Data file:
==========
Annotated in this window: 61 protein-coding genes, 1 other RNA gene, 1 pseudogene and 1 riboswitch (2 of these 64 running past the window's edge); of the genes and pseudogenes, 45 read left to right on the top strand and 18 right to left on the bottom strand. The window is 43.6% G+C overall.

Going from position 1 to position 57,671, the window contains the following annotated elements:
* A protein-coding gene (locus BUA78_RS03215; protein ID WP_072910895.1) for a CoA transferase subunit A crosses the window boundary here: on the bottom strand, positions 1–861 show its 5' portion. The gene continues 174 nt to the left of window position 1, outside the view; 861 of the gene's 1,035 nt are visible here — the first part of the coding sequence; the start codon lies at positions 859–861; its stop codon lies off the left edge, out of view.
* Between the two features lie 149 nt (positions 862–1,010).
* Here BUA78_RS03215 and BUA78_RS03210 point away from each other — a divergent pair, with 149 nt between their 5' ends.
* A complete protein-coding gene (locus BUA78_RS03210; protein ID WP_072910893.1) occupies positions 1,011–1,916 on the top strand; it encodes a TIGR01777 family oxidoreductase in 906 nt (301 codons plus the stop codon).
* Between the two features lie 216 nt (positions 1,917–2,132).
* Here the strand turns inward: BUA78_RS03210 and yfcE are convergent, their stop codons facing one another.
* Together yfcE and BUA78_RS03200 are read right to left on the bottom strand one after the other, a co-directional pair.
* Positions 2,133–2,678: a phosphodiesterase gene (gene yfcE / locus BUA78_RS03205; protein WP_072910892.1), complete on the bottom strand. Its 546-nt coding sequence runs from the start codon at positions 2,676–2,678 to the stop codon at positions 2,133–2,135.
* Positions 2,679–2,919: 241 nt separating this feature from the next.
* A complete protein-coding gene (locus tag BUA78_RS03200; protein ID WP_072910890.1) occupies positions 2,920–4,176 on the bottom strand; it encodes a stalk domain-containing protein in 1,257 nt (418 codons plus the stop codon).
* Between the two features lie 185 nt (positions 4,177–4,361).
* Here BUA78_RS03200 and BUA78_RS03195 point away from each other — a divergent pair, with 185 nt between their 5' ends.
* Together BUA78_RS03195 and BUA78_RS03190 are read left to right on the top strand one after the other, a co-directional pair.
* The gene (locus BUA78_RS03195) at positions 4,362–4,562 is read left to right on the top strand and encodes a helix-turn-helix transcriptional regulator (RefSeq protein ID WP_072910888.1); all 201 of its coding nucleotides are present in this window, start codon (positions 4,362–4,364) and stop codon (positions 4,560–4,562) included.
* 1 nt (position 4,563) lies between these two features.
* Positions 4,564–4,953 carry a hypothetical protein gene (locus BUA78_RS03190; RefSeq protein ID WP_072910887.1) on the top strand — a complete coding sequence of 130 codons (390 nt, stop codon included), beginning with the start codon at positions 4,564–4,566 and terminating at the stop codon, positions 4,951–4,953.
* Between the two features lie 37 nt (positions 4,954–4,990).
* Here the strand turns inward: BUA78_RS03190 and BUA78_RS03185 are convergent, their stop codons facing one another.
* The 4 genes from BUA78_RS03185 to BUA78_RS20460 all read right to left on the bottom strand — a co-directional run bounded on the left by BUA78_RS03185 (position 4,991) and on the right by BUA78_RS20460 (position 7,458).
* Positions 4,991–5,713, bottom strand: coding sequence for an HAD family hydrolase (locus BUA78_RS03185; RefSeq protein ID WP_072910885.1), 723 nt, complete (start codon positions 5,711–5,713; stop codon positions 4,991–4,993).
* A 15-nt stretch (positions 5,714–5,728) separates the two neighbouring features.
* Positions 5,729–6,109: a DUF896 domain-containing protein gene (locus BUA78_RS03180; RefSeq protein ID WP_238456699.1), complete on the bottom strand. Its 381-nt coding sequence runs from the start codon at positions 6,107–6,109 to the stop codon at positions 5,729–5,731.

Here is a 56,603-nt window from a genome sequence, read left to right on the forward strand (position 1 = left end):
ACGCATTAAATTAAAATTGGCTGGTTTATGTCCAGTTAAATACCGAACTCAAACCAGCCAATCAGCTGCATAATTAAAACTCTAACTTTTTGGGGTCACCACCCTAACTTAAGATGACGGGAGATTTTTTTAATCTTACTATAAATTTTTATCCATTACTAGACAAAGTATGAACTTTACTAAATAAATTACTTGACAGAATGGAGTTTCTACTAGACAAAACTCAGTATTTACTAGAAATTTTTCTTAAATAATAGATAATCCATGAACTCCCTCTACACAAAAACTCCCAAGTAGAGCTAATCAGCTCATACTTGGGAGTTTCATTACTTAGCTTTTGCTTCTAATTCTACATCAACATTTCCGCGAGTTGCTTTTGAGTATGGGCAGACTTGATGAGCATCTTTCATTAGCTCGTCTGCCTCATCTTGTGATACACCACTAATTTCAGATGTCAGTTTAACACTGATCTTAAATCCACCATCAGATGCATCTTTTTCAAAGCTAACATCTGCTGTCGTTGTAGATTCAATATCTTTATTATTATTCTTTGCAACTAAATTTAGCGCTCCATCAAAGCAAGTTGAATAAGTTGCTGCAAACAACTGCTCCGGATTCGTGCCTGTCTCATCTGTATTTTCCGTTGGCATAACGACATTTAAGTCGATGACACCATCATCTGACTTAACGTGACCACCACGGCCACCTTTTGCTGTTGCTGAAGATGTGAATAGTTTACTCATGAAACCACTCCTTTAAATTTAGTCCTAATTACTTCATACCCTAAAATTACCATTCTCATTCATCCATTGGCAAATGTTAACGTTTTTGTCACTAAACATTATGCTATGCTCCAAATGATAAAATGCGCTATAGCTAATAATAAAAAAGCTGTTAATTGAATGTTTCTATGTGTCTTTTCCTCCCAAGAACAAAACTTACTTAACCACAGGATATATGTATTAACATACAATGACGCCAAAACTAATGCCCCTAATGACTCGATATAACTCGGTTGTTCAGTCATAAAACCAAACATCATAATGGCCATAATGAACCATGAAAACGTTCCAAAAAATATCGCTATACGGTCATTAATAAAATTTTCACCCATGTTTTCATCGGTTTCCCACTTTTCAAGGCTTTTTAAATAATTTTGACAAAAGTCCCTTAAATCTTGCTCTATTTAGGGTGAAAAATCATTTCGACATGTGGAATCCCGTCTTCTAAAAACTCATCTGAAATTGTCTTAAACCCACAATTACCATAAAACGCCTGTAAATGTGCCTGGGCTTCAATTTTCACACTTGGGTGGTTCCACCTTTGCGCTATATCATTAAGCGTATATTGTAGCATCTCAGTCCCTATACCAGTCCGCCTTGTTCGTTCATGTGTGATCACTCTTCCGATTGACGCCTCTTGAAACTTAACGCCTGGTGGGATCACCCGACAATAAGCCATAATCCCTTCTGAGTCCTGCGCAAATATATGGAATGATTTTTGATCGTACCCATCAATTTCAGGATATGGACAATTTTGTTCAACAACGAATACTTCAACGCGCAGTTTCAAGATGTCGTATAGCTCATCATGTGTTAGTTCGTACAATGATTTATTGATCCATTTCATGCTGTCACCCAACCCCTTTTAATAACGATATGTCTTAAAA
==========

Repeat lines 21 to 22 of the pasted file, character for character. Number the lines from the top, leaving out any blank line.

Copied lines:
* The 4 genes from BUA78_RS03185 to BUA78_RS20460 all read right to left on the bottom strand — a co-directional run bounded on the left by BUA78_RS03185 (position 4,991) and on the right by BUA78_RS20460 (position 7,458).
* Positions 4,991–5,713, bottom strand: coding sequence for an HAD family hydrolase (locus BUA78_RS03185; RefSeq protein ID WP_072910885.1), 723 nt, complete (start codon positions 5,711–5,713; stop codon positions 4,991–4,993).